Here's one of the two bolts that hold down the front edge of the instrument hump.  To even *find* this bolt, I had to pull out the left-side instrument gauge and remove all of the wires.  You can barely see the bolt in the lighted gap, and the nut resting in a little channel just below it.  The channel makes it impossible to get the nut started on the bolt, and then to tighten it up.

It's ugly, but I had to pry the lip of the upper and lower channel away so I could mount this nut.  Compare to the picture above.  At least it's tight and the cap is held in place.

The DIN radio mount completely blocks two of the bolts.  The other nuts are just bad, and I'll let you discover each little neighborhood in hell by yourself.  I just hope you have small hands and lots of patience.

Tachometer Works!

After finding that the tach wasn't displaying anything after installing the tach sensor unit from RechargeCar, I did some additional research.

The sensor is putting out a 12V signal, but the tach is expecting 100V+ signal from the coils of the gasoline ignition system.  Folks on 914 forums suggested either designing a booster circuit with parts from Radio Shack, or just buying a tach adapter unit by MSD.

This is how it looks out of the package.  The wiring is very simple, with 12V power, ground, tach sensor in and tach output out. 

 I wired it up and it worked first time.

Engine Cover

I've been waiting for the body shop to replace the rear trunk hinges that they lost, but they're not the fastest guys ever, so I decided to mount the engine cover back into place.  I hope it's an easy job to mount the hinges with the engine cover in place otherwise I'll have to unbolt it.  The installation went pretty well, but there isn't a lot of spare space to maneuver in.

First I mounted a bolt from underneath, through the hinge and into the nut welded into the bracket on the left and right side.  Note that you have to remove the battery cover to get enough room to get a socket wrench underneath to tighten up the bolt.  I wrapped my wrench with several layers of electrical tape so I wouldn't get zapped by touching a battery terminal.  To avoid rattles and scratching due to paint-on-paint, I put a small piece of 1/8" rubber between the brackets.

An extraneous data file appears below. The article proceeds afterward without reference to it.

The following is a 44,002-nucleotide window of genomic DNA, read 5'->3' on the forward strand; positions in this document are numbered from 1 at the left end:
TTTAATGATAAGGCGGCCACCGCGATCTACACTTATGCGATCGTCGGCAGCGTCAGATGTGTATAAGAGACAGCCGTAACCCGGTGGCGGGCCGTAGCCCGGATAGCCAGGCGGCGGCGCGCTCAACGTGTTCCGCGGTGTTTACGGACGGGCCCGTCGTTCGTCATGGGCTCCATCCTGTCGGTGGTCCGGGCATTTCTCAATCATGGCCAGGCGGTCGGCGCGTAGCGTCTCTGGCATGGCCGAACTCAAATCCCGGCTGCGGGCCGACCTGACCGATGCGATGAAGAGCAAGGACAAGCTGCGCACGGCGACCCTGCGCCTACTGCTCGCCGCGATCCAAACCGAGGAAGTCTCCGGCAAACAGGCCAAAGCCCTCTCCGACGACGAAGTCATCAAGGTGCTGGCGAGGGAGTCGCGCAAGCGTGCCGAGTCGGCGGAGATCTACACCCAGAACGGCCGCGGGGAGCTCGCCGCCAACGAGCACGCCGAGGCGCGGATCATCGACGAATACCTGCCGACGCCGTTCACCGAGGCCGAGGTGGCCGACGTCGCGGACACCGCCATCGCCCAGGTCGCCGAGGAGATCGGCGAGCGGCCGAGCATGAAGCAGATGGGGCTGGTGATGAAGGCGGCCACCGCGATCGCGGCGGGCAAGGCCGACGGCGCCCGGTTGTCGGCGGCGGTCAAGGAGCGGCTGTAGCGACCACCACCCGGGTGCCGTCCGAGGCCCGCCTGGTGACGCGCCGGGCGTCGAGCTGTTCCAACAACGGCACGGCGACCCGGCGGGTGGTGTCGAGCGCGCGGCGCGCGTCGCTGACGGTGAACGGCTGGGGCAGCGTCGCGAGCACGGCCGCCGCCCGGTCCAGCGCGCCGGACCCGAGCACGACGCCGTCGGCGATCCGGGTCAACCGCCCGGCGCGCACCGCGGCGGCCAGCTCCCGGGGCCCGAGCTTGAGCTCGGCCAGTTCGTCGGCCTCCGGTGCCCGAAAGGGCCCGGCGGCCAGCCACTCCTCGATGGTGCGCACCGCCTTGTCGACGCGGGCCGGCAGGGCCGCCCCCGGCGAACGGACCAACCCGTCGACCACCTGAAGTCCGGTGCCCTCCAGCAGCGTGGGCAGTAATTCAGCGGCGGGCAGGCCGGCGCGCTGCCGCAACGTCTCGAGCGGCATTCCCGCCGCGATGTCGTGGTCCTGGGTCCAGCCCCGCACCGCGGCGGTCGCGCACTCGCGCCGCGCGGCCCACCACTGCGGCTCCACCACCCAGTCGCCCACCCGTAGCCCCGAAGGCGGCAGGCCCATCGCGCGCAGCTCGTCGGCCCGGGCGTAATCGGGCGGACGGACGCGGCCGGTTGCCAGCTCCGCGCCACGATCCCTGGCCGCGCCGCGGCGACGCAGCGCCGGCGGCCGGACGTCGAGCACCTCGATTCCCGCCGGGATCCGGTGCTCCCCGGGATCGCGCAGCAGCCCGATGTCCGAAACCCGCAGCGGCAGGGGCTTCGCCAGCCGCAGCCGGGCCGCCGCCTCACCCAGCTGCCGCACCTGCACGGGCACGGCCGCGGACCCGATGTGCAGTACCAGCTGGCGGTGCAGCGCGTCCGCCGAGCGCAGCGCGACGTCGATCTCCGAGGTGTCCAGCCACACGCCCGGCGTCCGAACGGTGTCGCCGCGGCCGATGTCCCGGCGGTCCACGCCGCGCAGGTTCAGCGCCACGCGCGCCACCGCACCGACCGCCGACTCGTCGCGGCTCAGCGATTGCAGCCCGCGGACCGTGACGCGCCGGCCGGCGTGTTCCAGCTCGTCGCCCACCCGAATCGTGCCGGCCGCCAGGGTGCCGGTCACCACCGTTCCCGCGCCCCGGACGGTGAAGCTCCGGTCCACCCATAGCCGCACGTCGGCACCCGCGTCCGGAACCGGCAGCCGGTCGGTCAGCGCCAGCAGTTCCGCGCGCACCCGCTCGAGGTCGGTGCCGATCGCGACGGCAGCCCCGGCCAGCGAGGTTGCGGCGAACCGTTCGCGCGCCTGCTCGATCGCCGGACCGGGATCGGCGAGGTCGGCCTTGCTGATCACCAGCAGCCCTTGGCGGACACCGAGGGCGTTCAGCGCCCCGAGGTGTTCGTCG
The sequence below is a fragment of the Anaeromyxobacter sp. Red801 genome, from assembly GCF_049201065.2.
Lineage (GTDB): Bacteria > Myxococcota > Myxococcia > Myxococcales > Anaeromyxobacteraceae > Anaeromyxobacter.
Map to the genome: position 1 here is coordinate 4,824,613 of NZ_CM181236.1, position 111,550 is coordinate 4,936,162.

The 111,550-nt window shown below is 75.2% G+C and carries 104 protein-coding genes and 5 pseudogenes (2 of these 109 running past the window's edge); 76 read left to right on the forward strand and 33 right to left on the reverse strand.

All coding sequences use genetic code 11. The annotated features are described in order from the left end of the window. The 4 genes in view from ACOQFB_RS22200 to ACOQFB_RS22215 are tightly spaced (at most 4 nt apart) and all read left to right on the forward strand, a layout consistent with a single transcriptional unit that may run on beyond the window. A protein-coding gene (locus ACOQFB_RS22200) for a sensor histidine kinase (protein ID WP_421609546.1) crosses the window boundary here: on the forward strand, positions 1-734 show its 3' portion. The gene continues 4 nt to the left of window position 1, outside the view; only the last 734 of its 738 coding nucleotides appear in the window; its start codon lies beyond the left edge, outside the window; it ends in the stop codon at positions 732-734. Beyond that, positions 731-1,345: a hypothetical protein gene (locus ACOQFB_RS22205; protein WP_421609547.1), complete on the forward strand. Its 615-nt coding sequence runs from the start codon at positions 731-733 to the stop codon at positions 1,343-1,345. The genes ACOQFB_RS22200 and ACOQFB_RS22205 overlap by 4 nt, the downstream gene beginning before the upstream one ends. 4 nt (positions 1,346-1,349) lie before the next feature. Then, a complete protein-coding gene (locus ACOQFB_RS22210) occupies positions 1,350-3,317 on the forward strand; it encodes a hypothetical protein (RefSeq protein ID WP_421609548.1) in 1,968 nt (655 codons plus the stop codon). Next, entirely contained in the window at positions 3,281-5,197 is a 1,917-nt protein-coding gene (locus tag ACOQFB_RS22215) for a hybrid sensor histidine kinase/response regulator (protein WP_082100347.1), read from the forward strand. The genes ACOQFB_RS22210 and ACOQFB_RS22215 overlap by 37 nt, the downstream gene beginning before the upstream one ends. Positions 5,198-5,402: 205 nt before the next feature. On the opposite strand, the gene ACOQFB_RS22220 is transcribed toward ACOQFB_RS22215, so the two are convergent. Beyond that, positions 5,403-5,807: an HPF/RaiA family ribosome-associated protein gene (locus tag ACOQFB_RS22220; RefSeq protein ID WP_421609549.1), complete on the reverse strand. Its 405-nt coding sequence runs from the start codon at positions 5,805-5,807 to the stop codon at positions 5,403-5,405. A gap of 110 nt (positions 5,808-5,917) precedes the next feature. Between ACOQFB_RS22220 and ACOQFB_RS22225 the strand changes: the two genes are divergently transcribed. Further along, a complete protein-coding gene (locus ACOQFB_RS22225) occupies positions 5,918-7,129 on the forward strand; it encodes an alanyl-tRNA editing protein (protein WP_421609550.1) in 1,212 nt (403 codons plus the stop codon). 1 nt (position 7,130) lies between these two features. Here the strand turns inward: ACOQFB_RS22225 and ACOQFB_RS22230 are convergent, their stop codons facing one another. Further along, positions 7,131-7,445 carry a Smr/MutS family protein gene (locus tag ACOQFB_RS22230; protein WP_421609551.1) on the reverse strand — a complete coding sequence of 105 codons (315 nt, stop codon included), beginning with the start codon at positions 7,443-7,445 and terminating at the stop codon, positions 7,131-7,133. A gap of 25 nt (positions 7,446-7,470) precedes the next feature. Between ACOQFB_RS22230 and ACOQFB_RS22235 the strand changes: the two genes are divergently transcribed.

Stealing a great idea from Richard Rodriguez, I used neodymium magnets from K&J Magnetics to hold the cover in place, since the spring bar and latch assembly is long gone.  These magnets are very strong, to the point where they can hurt your finger if it gets between two magnets snapping together.  I used a pan-head bolt through the hole in the magnet, small spacer, large washer, rubber washer, through the mounting bracket, then finishing with a nylock nut underneath.  In a bit of a happy accident, I over tightened  one of the magnets and broke it in half.  I used half a magnet on each side as it fits perfectly into the shape of the corner of the underside of the engine cover.  I epoxied a small piece of 1/8" rubber to the underside of the cover to avoid scratches and rattling.  There's also a loose captive nut that I epoxied into place.

The cover fits flush with the side trim and looks great.  It takes a tug on the handle to raise the cover, just like I was hoping for, and it snaps down perfectly onto the magnets.

Targa Installation

After I finished the targa top, I mounted the storage clips in the rear trunk.  I was worried about the fit due to the battery box moving the firewall back a centimeter or so, but it does fit!

Then I placed it into the roof area and locked it down.

Looks great!

Targa Front Seal, Rear Trim Bar and Rear Seal

It was time to install the front targa gasket across the top of the windshield frame.  The one that came with the car was in great shape, so I just cleaned it and slotted it into place.  It went in nicely.

Below is the place where the rear trim bar mounts.  I cleaned, pained and bolted the targa clamps back into their home.